GAMSTOP Loopholes Addressed in New Requirements
GAMSTOP, the UK’s self-exclusion program, is closing loopholes for players. Reportedly, the UK Gambling Commission (UKGC) will be imposing stricter requirements for online gambling. These regulations will force online betting sites to stop problem gamblers who have provided their date of birth, name, physical address and email address to GAMSTOP. A stricter ID system has been suggested by anti-gambling campaigners and will be introduced by May 2019.
Local regulators will finally be able to help online players in addition to those at land-based casinos. Another key change to the self-exclusion program is checking debit and credit cards used by gamblers online. If these have been stolen, the casino will have to take action. Since UK casinos are some of the busiest in the world, these measures are necessary.
GAMSTOP Measures for Problem Gamblers
In the past five years, the UKGC has cracked down on gambling websites who fail to act responsibly. Most of these cases have been serious breaches of social responsibility guidelines. One casino operator, 888 Holdings, was fined £7.8 million (NZ$14 million) because of a technical error. This error allowed self-excluded gamblers from their casino to gamble on online bingo. Over 7000 players were at risk thanks to the glitch.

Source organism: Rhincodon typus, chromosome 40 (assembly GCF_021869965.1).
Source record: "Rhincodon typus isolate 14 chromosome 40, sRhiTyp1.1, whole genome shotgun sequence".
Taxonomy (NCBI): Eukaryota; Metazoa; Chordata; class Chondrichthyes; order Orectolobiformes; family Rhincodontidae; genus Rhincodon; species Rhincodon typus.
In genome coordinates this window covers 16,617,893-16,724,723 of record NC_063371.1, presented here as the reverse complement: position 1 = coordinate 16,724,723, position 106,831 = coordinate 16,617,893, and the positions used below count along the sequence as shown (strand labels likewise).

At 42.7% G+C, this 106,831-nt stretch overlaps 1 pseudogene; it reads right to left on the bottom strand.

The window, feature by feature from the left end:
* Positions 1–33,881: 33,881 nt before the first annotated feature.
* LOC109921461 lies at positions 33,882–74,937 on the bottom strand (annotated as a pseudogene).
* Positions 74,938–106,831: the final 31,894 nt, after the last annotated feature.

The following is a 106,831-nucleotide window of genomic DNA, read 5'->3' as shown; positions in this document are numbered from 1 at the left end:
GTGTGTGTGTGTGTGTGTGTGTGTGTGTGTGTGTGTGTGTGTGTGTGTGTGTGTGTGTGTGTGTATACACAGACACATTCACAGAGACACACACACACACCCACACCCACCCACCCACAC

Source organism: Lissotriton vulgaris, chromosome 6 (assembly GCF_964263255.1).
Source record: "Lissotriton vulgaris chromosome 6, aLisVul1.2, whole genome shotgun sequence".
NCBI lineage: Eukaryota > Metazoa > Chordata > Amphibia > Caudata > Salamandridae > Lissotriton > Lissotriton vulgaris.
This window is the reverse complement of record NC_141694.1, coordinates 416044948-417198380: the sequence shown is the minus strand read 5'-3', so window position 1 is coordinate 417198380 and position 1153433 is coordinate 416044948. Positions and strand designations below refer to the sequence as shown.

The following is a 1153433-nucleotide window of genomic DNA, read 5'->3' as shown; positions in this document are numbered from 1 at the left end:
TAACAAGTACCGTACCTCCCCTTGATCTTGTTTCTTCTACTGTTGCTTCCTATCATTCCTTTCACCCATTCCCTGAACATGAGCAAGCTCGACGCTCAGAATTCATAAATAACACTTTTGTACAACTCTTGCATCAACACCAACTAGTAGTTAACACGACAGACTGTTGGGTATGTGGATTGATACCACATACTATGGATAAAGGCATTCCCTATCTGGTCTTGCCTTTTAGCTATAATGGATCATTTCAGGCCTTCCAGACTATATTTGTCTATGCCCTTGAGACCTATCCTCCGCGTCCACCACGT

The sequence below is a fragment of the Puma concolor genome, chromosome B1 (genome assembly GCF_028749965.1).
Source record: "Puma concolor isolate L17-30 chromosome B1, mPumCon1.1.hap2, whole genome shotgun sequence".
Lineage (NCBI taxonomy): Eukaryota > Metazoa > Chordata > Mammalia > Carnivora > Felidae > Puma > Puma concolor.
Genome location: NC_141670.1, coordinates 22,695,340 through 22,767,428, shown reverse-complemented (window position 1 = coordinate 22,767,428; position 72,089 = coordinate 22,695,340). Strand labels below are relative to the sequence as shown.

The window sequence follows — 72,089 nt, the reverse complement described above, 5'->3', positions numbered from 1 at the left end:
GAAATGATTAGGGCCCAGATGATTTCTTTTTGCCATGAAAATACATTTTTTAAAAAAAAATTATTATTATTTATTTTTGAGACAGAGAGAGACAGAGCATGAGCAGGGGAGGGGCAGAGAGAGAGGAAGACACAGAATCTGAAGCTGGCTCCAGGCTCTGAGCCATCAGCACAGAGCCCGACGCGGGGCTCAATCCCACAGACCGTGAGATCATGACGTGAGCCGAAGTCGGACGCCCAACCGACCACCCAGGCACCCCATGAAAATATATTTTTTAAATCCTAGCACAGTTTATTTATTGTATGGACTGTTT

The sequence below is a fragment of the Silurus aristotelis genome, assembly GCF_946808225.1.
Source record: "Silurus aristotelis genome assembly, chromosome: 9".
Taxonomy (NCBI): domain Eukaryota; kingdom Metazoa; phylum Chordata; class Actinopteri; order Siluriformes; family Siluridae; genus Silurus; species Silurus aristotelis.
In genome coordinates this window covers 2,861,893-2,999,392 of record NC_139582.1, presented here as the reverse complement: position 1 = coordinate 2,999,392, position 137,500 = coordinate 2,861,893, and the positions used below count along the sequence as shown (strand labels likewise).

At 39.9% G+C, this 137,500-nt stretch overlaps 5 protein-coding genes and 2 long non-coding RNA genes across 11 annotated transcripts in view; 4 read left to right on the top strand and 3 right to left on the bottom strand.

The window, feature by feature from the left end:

With the new ID system, the UKGC hopes to reduce gambling-related harm like this. For the moment, GAMSTOP has 60 000 voluntarily banned players. Under the new regulations, all operators will have to ban these players when they are added to the database. Additionally, casinos will have to follow the rules to keep their licenses.
Another exciting development in gambling harm prevention comes from banks across Britain. Earlier this year, at least four banks announced that their customers could block gambling expenditures on their cards. This can be done via mobile apps and budget facilities for institutions like Barclays, the Royal Bank of Scotland, Santander and Lloyds. When combined with the GAMSTOP system, this seems looks like a good strategy for other countries to implement.